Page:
The infrastructure score reflects the average download and upload speeds an internet service provider advertises, in comparison to actual speeds a consumer might report. It also reflects the percentage of people in any given population (based on the 2010 census) that have what’s considered suitable download and upload speeds. (25 megabits for downloads and three megabits for uploads). Measuring upload and download speeds gives researchers an idea of either the presence or absence of broadband infrastructure in any given area, e.g. cables and fibers.
The socioeconomic score reflects factors that predict why a household may not utilize the technology necessary for an internet connection. These include the percentage of the population over 65, percentage of people over 25 with less than a high school education, the individual poverty rate and percentage of noninstitutionalized disabled persons.
The DDI scores ranges from 0-100 and the lower the number, the lower the divide. According to Columbia County’s DDI profile, its score is 35.9, with an infrastructure score of 62.7 and socioeconomic score of 22.4.
If either the infrastructure or socioeconomic score is significantly higher than the other, that indicates a need for either upgrades to broadband infrastructure or efforts to increase digital literacy.
In Columbia County’s case, according to the profile, the infrastructure score is significantly higher than the socioeconomic score, indicating a need for upgrades to broadband infrastructure. The profile also estimates $33.8 million in missed economic benefits over 15 years if 20 percent of households in Columbia County don’t acquire internet access.
Seeking a solution
Nedeau-Owen said one of the main problems with rural broadband is that consumers have limited options for internet service providers. Of four major companies that service the Lodi area (including West Point), two of them are satellite providers, HughesNet and Bug Tussel. The other companies are Charter Spectrum and Frontier.
The major companies that service Poynette are Charter Spectrum and CenturyLink, along with satellite providers Viasat, HughesNet and Exede, according to inmyarea.com, a website that compiles ISP information for communities.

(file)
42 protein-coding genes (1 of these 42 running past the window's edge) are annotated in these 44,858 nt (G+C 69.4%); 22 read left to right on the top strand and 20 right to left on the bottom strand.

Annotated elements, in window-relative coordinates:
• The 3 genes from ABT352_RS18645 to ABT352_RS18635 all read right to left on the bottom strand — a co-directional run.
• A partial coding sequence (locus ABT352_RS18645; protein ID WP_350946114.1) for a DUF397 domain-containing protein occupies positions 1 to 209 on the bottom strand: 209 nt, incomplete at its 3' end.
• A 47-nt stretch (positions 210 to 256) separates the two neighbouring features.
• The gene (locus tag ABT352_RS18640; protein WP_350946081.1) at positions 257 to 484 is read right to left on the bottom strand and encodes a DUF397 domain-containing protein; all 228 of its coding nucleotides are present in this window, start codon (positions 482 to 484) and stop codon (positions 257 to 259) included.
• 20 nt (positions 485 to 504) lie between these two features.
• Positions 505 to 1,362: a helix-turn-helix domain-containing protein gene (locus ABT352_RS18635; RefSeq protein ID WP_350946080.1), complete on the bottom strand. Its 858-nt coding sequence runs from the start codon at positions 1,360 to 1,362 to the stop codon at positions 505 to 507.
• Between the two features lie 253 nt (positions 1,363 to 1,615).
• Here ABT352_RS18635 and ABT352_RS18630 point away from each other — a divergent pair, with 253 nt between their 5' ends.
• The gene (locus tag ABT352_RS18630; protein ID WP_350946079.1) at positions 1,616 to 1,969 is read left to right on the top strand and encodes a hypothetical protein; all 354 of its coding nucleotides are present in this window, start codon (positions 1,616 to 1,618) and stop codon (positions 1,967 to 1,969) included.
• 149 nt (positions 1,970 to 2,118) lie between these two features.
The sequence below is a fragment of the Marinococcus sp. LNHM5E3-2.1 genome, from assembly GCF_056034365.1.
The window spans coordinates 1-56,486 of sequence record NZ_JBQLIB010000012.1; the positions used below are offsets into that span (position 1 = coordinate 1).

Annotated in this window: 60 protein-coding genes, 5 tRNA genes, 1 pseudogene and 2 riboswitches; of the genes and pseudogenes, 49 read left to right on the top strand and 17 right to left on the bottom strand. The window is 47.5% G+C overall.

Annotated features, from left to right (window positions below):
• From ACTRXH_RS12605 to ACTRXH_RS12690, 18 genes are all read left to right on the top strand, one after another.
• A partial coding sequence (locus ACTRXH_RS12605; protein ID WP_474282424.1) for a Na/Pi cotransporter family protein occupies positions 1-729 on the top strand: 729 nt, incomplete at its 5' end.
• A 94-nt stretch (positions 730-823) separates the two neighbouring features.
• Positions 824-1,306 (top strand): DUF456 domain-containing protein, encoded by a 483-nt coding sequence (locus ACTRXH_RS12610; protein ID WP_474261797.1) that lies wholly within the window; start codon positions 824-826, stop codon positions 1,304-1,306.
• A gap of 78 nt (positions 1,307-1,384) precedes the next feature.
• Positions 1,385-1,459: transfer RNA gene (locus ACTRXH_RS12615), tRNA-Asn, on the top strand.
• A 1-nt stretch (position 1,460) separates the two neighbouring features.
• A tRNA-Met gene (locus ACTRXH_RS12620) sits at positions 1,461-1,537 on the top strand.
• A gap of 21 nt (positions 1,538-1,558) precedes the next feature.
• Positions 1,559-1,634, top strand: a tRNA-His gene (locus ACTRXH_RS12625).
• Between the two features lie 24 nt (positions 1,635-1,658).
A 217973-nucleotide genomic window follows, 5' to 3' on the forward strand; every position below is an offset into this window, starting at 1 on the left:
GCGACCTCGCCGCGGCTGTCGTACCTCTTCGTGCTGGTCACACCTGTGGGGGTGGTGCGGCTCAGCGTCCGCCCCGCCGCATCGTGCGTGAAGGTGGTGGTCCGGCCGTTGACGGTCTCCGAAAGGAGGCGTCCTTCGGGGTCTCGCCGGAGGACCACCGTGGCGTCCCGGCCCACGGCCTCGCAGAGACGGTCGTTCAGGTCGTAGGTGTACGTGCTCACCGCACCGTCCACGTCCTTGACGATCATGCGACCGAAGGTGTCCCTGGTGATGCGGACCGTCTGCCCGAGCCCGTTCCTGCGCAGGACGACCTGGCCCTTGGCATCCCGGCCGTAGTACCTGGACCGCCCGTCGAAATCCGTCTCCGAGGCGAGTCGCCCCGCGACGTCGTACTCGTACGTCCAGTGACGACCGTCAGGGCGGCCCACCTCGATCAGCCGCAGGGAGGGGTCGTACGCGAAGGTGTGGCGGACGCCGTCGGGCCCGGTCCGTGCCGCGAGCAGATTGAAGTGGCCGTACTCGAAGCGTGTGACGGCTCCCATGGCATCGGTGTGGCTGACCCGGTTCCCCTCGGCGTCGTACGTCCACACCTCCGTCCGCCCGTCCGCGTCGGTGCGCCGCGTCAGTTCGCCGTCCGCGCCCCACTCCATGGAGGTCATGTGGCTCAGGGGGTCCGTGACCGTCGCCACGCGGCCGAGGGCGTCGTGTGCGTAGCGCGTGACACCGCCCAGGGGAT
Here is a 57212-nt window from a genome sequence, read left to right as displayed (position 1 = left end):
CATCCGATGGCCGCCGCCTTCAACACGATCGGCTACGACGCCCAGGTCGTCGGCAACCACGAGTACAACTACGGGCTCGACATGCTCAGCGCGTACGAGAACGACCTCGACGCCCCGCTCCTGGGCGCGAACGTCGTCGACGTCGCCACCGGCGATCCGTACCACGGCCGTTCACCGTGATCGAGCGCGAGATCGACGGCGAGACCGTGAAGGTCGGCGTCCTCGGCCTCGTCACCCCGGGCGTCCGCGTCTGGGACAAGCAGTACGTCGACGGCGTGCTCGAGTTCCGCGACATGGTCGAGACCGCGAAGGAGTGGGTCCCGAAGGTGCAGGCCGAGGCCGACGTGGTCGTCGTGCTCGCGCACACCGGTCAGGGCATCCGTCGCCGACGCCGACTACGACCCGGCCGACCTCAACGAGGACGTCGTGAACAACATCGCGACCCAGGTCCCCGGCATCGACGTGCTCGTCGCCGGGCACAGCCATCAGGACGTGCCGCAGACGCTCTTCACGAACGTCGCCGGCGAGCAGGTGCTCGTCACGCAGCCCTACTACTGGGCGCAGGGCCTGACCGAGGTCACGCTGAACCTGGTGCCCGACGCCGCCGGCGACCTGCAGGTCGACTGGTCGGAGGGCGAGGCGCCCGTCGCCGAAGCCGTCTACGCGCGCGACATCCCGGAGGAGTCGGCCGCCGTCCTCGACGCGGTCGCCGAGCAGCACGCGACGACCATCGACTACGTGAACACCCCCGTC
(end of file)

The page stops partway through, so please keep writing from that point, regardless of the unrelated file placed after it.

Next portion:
The non-satellite companies offer cable, DSL and fiber services. Cable is data that travels along copper wires, DSL utilizes local phone lines and fiber uses flexible, hair-thin glass fibers. This is where Nedeau-Owen said lies another problem – the physical infrastructure of each type of connection in the area, or lack thereof.
And he said the town West Point officials aren’t even aware of the exact physical infrastructure, as the providers it consults with won’t provide them with a comprehensive map of where their services are strongest and weakest.
For this reason, Nedeau-Owen said the town has resorted to making a map of its own. It’s been a gradual process, he said, gathering the upload and download speeds of each resident and noting it on a map of West Point to gather further insights.
He said since certain companies aren’t being transparent, it becomes the responsibility of the municipality to help its citizens and residents. For instance, the town of West Point started organizing a rural broadband cooperative, a recommendation of its Broadband Committee, three years ago.
According to Nedeau-Owen, the committee hasn’t yet decided the cooperative’s purpose. He said it could be building up infrastructure in the town of West Point, or utilizing existing infrastructure and buying bandwidth in bulk for distribution at an affordable price.
Providing broadband to every resident of West Point is a goal, he said, especially if it’s done in a way that encourages competition between private providers and offers a member-owned cooperative to serve where private companies won’t.
“Broadband is a public utility,” he said. “It becomes increasingly incumbent upon us to give that to everyone… schools and governments have to make sure that connection is there.”